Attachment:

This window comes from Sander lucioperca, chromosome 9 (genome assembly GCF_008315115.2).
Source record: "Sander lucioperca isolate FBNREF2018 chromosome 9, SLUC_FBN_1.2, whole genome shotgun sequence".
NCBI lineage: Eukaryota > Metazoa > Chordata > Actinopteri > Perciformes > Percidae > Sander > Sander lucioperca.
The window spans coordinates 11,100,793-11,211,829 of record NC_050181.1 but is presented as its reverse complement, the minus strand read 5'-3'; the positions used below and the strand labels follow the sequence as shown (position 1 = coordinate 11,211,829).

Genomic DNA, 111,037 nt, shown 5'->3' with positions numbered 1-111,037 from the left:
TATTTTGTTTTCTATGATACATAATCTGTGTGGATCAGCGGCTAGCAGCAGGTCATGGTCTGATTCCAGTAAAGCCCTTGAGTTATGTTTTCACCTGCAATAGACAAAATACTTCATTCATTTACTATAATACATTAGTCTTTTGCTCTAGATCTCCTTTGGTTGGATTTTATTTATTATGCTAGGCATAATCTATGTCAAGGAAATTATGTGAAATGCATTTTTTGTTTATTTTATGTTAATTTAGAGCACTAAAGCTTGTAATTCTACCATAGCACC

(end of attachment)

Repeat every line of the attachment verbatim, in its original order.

This window comes from Sander lucioperca, chromosome 9 (genome assembly GCF_008315115.2).
Source record: "Sander lucioperca isolate FBNREF2018 chromosome 9, SLUC_FBN_1.2, whole genome shotgun sequence".
NCBI lineage: Eukaryota > Metazoa > Chordata > Actinopteri > Perciformes > Percidae > Sander > Sander lucioperca.
The window spans coordinates 11,100,793-11,211,829 of record NC_050181.1 but is presented as its reverse complement, the minus strand read 5'-3'; the positions used below and the strand labels follow the sequence as shown (position 1 = coordinate 11,211,829).

Genomic DNA, 111,037 nt, shown 5'->3' with positions numbered 1-111,037 from the left:
TATTTTGTTTTCTATGATACATAATCTGTGTGGATCAGCGGCTAGCAGCAGGTCATGGTCTGATTCCAGTAAAGCCCTTGAGTTATGTTTTCACCTGCAATAGACAAAATACTTCATTCATTTACTATAATACATTAGTCTTTTGCTCTAGATCTCCTTTGGTTGGATTTTATTTATTATGCTAGGCATAATCTATGTCAAGGAAATTATGTGAAATGCATTTTTTGTTTATTTTATGTTAATTTAGAGCACTAAAGCTTGTAATTCTACCATAGCACC